PIPELINES: Plains All American Pipeline and Valero Energy Corp. abruptly drop plans to build the Byhalia Connection crude oil pipeline, which would have run through mostly Black South Memphis neighborhoods. (Commercial Appeal, MLK50)

• North Carolina solar installers cite homeowner associations, along with utility rules about connecting to the grid and selling back excess solar energy, as barriers to expanding rooftop solar. (Vxartnews)
• Local Louisiana governments navigate rules around solar development as farmers fear utility-scale projects could rob them of tillable land and create eyesores, while landowners say they should be allowed to lease their property as they choose. (The Advocate)
• A Texas county approves tax abatements for a 150 MW solar farm. (Uvalde Leader-News)

• Texas regulators hear from the state grid operator and experts about how to make the state’s market more attractive to new gas power plants. (KCEN)
• The Port of Corpus Christi’s plans to become a major petrochemical hub jars residents of a largely Black neighborhood boxed in by refineries, oil tanks, an interstate and now a bridge under construction. (Inside Climate News)
• Environmentalists criticize Mexico's state-owned oil company after an underwater fireball from a pipeline gas leak appears to boil the Gulf of Mexico. (E&E News, subscription)

• The Tennessee Valley Authority considers shutting down three of its five remaining coal-fired power plants and replacing them with natural gas. (Associated Press)
• A West Virginia county leases a site with dozens of long-abandoned coke ovens with plans to turn it into a tourist destination. (WV News)

TRANSPARENCY: Louisiana’s governor signs a law allowing industries to self-report certain toxic spills and releases while keeping records of those incidents hidden from the public for up to two years. (Louisiana Illuminator)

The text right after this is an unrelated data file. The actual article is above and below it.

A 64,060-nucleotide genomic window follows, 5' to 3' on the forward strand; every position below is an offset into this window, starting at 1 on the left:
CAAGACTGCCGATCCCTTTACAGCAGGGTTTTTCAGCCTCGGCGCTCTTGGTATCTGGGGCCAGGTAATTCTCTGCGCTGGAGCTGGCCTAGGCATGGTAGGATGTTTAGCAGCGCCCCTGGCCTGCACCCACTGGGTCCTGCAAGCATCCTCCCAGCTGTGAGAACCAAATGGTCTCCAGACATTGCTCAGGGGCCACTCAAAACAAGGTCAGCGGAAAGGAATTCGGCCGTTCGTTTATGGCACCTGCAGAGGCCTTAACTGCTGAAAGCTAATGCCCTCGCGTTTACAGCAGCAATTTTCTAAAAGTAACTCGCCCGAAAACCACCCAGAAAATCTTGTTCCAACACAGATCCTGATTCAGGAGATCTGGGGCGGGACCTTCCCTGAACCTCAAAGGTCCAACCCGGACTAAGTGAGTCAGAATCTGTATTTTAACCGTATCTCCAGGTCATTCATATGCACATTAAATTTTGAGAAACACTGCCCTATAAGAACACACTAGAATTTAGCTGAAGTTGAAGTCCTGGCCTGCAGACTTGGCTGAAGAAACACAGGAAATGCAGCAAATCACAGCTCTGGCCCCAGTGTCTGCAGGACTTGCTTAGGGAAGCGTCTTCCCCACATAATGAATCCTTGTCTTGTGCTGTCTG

• More than 600 contract power crews from the Southeast and Midwest head to Florida to assist Duke Energy as it prepares for Tropical Storm Elsa. (WFTS)
Demand for generators surges in Texas amid concern about the reliability of the state’s power grid. (San Antonio Report)

• Dominion Energy accedes to South Carolina regulators who awarded it a rate increase five times smaller than what it requested, and agrees not to raise rates again for two years. (Associated Press)
• West Virginia regulators approve Appalachian Power and Wheeling Power’s request to add a surcharge on customers’ bills to recover costs from infrastructure projects. (Charleston Gazette-Mail)

BIOGAS: North Carolina’s governor signs into law a farm bill that includes streamlined permitting for hog farmers who want to convert methane from waste ponds into energy. (Associated Press)

• Virginia should allow competitive retailers to offer discounted prices on 100% renewable energy plans to low- and moderate-income customers, writes a state lawmaker. (Richmond Times-Dispatch)
• A West Virginia lawmaker complains that federal regulators’ review of how they evaluate natural gas pipeline projects is “bureaucratic navel-gazing” that has delayed approvals for 14 projects. (WV News)
• Coalfield communities in Virginia should look at rural Texas as a model for how renewable energy can recharge languishing local tax revenues, writes an editorial board. (Roanoke Times)
Electric school buses will benefit Georgia’s economy, its school districts and the children who ride them, write a pediatrician and clean energy advocate. (Georgia Recorder)

Mason has worked as a journalist since 2001, covering Appalachian communities and the issues that affect them. He compiles the Southeast Energy News digest. Mason previously worked as a wildlife biologist before moving into journalism by freelancing at Coast Weekly in Monterey, California, before taking an internship in 2001 at High Country News. He wrote for the Enterprise Mountaineer in western North Carolina and the Roanoke Times in western Virginia before going freelance in 2012. His work has appeared in Southerly, Daily Yonder, Mother Jones, Huffington Post, WVPB’s Inside Appalachia and elsewhere. Mason was born and raised in Clifton Forge, Virginia, and now lives with his family and a small herd of goats in Floyd County, Virginia.